“Social Insurance and Allied Services – report by Sir William Beveridge” was published in December 1942, and its proposals were passed into legislation by Attlee’s government between 1945 and 1948. As Addison put it, “the historian of social administration finds in the Beveridge Report the blueprint of the postwar welfare state in Britain”. Along with Keynes, Beveridge provided the Liberal powerhouse of ideas which Labour governments implemented, and Conservative governments retained, for almost forty years.
But as the century nears its end, could Beveridges framework – modified and distorted by the Thatcher administations as it was – provide the blueprint for the modern welfare state?
“The Liberal policy”, stated one nonconformist minister late last century, “makes for the establishment of the Kingdom of God”. Our two speakers examined the role that religion and religious movements played in the history of the Liberal Party. Jonathan Parry (Pembroke College, Cambridge; author of The Rise and Fall of Liberal Government in Victorian Britain) examined the 19th century, while Alan Beith MP (Deputy Leader of the Liberal Democrat MPs) dealt with the 20th.
After almost thirty years of continuous decline, the leadership of Jo Grimond, and byelection and local election victories, seemed to herald a new era for the Liberal Party. Why did it all go wrong? William Wallace (Lord Wallace of Saltaire), Lords spokesman on defence and reader in international relations at the LSE, examined the record.
Michael Kandiah, Senior Fellow at the Institute of Contemporary British History, spoke on Liberal-Conservative relations in the 1940s and 1950s. He looked at both the national negotiations which concluded in the offer of a cabinet post to Clement Davies by Churchill in 1951, and at the local pacts in Huddersfield and Bolton, which put Liberal MPs in Parliament. Dr Kandiah was in the process of writing a biography of Lord Woolton.
Massive Tory defeat …. sweeping opposition landslide victory …. major gains by small third party …. but what does the new government stand for other than opposition to unpopular Conservative policies?
The outcome of the 1997 general election? No – it happened in 1906, when Sir Henry Campbell-Bannerman led the Liberal Party to a crushing victory over Arthur Balfour’s Unionists, with the newly-formed Labour Party making important gains on the back of an electoral pact with the Liberals. And despite the lack of any clear Liberal election programme other than reversal of unpopular Tory policies, the following eight years were to see one of the most sustained periods of political and social reform of the twentieth century, as the Government put into practice the thinking and policies of the New Liberalism.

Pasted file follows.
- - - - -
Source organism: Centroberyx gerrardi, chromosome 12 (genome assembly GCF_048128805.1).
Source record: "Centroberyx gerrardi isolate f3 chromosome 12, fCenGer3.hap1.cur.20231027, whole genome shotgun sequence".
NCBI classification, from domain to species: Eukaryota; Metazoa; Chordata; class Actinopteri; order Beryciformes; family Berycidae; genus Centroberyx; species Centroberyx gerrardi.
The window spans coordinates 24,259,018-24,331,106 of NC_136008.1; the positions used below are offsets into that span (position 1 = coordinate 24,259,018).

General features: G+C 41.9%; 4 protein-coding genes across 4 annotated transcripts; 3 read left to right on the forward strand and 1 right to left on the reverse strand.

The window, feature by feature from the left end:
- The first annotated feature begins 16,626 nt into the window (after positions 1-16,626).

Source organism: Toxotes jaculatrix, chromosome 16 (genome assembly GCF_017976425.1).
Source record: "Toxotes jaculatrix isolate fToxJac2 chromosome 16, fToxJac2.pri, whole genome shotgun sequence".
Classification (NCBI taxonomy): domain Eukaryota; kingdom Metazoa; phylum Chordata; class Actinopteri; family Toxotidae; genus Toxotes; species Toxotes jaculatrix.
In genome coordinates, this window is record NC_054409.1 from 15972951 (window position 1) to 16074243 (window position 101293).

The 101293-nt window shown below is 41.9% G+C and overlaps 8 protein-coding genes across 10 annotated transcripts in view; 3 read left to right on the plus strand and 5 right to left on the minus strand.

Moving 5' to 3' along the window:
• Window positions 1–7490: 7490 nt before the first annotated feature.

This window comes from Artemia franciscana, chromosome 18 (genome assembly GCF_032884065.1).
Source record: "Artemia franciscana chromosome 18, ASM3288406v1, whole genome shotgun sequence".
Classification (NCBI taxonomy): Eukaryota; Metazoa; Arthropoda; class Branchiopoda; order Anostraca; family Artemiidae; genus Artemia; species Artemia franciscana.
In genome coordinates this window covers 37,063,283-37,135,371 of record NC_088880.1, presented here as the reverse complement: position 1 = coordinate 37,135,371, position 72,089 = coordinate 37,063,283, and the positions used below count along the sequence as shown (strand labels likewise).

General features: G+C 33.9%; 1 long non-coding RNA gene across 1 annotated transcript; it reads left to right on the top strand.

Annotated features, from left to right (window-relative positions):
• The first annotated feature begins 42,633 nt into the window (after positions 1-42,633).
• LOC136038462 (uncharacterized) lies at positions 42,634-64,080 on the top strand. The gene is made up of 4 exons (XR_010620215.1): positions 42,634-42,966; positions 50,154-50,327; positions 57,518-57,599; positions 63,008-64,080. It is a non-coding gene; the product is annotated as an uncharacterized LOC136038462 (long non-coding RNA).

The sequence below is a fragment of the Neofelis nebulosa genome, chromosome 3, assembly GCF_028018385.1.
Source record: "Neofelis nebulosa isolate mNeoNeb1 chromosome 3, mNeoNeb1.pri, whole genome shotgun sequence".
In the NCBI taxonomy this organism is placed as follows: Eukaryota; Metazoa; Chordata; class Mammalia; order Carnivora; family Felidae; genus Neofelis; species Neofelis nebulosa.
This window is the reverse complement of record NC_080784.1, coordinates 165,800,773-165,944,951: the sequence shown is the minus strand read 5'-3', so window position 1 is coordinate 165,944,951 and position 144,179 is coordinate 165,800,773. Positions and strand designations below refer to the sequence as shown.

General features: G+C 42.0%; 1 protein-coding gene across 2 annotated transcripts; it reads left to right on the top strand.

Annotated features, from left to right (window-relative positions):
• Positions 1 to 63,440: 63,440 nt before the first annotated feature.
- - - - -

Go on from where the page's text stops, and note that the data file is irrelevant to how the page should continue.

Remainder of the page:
Nine decades later, were similar ingredients in place once again? The topic was discussed by Andrew Adonis, Political Editor of the Observer; John Grigg, biographer of Lloyd George; and Earl Russell, historian and Lords spokesman on social security.
The speaker is a former lecturer at the University of Surrey, several times a Liberal candidate and author of The History of the Liberal Party 1895-1970.
The policy of the Liberal Party on the question of the land.
Unity in Europe was a central theme for the Liberal Party since Gladstones day, and was an important factor behind the SDP’s breakaway from the Labour Party. Yet continental liberal parties have not always proved so enthusiastic. Our three speakers examined the historical record.
The repeal of the Corn Laws in 1846 split the Tories for a generation, laid the foundations of the Victorian Liberal Party and ushered in nearly a century of free trade orthodoxy in economic policy.
One hundred and fifty years later, the Liberal Democrat History Group discussed this momentous event with one of the period’s leading historians.
The reforming Liberal Governments of 1906-14 helped lay the foundations of the British welfare state; amongst other achievements, they introduced old age pensions, national insurance and the principle of graduated taxation. Underpinning these political achievements lay the school of thought known as the “New Liberalism”.